As former Vice President Joe Biden surges to the lead for the Democratic presidential nomination, he’ll soon need to pick a running mate who will attract votes he might otherwise not receive.

Just who those voters are remains a matter of debate.

Both Biden and U.S. Sen. Bernie Sanders have said they are considering women for the No. 2 spot.

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At least one women’s organization, Supermajority, is circulating a petition asking both Sanders and Biden to “affirm their commitment to gender equity” by choosing a woman as their running mate.

So, it would appear a female candidate would be considered a plus for the ticket. But what type of background should she come from?

Maze Jackson, a top Chicago political consultant in the African American community, offered me a perspective that startled me. He contends the group Biden needs to win over are white male voters without a college education.

Back in the day, these are the folks who were called “Reagan Democrats.”

Jackson contends that Biden already has the loyalty of African American voters and picking a black running mate won’t provide his candidacy with the boost it needs to defeat Donald Trump.

Hillary Clinton said she would “love” to see a woman on the ticket but, in an interview with CNN, said the future nominee needs to “take a really hard look at the Electoral College for what will help him.”

I’d suggest U.S. Rep. Cheri Bustos, D-Moline, may be the candidate who can give Biden the help he needs in rural areas that have supported Trump. She represents a blue-collar district that is emblematic of the areas Donald Trump successfully wooed into his column in 2016.

“She probably wouldn’t make a difference in Illinois; Biden will win here no matter what, but in neighboring states, like Iowa and Wisconsin that Trump carried, she could make a big difference,” said Kent Redfield, a retired political science professor at the University of Illinois at Springfield.

Bustos has represented Illinois’ 17th Congressional District since 2013 and has won reelection handily — even in 2016 — when Trump won the district.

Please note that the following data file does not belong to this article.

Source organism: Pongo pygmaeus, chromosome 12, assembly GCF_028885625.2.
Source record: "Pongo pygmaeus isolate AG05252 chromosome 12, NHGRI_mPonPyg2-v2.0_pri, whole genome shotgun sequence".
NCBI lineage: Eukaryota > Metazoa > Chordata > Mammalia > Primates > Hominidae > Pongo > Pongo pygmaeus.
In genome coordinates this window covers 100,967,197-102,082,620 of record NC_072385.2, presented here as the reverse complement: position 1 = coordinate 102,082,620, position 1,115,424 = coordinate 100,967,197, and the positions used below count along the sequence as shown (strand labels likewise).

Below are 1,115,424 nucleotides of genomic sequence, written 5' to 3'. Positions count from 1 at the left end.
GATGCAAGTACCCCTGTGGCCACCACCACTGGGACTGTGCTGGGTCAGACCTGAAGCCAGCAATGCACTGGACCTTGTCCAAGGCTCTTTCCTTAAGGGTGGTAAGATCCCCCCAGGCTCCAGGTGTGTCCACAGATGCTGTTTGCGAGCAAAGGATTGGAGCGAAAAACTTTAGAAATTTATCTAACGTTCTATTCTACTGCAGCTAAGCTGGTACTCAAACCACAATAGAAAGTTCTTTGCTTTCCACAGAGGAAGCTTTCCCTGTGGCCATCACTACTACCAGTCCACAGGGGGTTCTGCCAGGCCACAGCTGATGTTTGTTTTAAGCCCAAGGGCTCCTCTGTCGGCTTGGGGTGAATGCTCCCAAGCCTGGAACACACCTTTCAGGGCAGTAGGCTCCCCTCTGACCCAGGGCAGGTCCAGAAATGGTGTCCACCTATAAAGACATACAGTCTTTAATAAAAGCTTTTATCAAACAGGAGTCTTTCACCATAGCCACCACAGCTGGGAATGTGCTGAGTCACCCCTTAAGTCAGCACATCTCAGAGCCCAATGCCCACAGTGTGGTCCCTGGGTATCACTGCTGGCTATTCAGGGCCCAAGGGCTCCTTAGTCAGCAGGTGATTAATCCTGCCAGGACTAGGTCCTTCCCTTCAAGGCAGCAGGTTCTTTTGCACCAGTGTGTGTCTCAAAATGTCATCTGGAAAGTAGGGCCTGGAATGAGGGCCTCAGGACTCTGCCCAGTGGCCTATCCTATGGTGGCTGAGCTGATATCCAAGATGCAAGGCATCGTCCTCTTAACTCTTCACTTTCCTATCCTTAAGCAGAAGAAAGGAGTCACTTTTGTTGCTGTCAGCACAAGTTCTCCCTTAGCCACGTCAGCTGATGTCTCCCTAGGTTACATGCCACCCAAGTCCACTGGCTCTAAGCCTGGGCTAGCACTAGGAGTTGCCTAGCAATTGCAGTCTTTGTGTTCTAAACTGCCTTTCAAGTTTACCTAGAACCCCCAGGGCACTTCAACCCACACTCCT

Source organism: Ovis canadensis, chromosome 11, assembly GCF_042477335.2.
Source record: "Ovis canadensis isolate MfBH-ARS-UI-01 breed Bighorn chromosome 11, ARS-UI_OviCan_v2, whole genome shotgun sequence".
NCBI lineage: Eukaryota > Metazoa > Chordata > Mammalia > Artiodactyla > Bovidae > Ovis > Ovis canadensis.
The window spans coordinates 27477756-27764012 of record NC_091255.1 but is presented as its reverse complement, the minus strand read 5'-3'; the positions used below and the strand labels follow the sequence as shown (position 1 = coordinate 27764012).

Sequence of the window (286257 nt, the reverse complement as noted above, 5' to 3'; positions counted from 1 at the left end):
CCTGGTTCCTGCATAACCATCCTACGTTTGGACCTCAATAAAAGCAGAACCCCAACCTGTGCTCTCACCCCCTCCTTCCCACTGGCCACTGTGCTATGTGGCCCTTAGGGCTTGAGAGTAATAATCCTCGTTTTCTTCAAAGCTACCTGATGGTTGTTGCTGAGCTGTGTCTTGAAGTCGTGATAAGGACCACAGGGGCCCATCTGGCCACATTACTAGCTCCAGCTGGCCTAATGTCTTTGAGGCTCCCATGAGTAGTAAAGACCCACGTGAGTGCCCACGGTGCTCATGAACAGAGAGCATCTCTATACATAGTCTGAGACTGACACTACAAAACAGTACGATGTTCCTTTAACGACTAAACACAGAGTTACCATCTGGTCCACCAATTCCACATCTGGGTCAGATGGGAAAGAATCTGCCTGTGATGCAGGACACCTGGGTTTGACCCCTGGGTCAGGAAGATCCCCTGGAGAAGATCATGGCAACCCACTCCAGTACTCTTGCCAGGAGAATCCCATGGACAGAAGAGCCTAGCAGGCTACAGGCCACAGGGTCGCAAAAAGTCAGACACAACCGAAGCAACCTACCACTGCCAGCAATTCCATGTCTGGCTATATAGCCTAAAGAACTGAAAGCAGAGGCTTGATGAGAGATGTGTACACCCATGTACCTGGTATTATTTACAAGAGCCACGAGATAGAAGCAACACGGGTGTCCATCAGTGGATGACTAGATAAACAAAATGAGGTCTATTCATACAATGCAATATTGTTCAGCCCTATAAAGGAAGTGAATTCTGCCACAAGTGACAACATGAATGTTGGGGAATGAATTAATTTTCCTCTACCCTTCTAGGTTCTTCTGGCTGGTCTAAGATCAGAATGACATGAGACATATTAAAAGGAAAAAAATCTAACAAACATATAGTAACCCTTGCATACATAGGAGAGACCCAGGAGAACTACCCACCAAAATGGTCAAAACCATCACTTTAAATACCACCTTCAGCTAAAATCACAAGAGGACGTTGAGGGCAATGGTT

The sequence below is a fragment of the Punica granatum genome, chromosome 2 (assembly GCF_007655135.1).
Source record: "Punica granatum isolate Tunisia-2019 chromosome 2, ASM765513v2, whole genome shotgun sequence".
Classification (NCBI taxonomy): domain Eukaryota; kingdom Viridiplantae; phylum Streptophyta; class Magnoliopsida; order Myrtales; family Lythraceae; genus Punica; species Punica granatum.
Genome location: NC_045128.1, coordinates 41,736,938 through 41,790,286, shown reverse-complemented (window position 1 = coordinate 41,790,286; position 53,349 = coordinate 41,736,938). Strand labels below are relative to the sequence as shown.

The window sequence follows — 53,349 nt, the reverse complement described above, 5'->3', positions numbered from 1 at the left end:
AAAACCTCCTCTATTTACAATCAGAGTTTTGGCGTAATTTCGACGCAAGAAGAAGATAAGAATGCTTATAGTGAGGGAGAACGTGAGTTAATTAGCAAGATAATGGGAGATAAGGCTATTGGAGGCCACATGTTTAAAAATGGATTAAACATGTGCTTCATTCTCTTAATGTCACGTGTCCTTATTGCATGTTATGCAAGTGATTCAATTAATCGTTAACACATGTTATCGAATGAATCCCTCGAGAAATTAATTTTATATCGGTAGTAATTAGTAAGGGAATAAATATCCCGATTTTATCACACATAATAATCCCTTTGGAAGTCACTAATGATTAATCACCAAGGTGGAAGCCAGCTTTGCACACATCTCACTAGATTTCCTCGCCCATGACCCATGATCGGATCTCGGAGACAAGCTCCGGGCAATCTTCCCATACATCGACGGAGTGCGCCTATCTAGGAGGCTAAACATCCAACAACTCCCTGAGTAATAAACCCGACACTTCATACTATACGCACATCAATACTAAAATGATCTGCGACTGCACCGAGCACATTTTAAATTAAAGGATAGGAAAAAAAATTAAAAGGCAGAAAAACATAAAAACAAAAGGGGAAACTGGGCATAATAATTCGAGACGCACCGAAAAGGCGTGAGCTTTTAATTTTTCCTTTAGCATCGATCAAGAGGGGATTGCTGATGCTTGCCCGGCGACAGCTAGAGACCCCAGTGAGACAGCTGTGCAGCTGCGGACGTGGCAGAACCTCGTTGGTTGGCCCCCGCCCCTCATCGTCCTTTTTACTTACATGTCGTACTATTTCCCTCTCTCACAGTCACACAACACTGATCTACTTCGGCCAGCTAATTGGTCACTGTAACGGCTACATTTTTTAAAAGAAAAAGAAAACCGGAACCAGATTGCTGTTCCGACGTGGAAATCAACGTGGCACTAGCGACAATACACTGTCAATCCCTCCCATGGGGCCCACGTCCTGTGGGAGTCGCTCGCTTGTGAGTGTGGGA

She leads the Democratic Congressional Campaign Committee, the official campaign arm of the Democrats in the House of Representatives. She also is a member of the Blue Dog Caucus, a group of conservative and moderate Democrats in the House.

“It would make a lot of sense for Biden to pick her,” Redfield said. “The more liberal members of the party are going to vote for him anyway. They certainly aren’t going to vote for Trump. But a moderate like Cheri Bustos may be able to bring over some people who otherwise wouldn’t vote for Biden.”

Longtime Illinois political observer Mike Lawrence said he views Bustos as a longshot for the VP nod.

“I’m a great admirer of Cheri. I’m not saying national office isn’t someday in her future. But it is more likely to be someone like (U.S. Sen.) Kamala Harris,” he said.

Bustos, a Springfield native, interned for Lawrence in 1985, when he was a statehouse bureau chief for a chain of Illinois newspapers.

“I think she would be an excellent pick, but right now her focus is leading the DCCC and winning re-election in her district. She is taking neither for granted,” said Robin Johnson, a lecturer at Monmouth College who worked with Bustos on a study on how Democratic candidates for legislative office can prevail in rural areas.

I worked with Cheri Bustos in the newspaper business back in the ’80s and ’90s. We were reporters together at the Quad-City Times. And for about six months of my decade at the Times, she was my boss.

She is one of the best, if not the best, leader I’ve encountered in my 33 years in journalism. She was the sort of boss who could stretch you out of your comfort zone every day.

During the decade we worked together, we were probably the two most politically engaged people in the newsroom. She’s a Democrat and I was a Republican.

Even though we come from different political perspectives, I still would happily vote for Cheri. Why? Because after 30 years of covering politics, I know how rare and valuable a commodity personal integrity is.

Reeder is a veteran statehouse journalist and a freelance reporter based in Springfield, Ill. His email address is ScottReeder1965@gmail.com.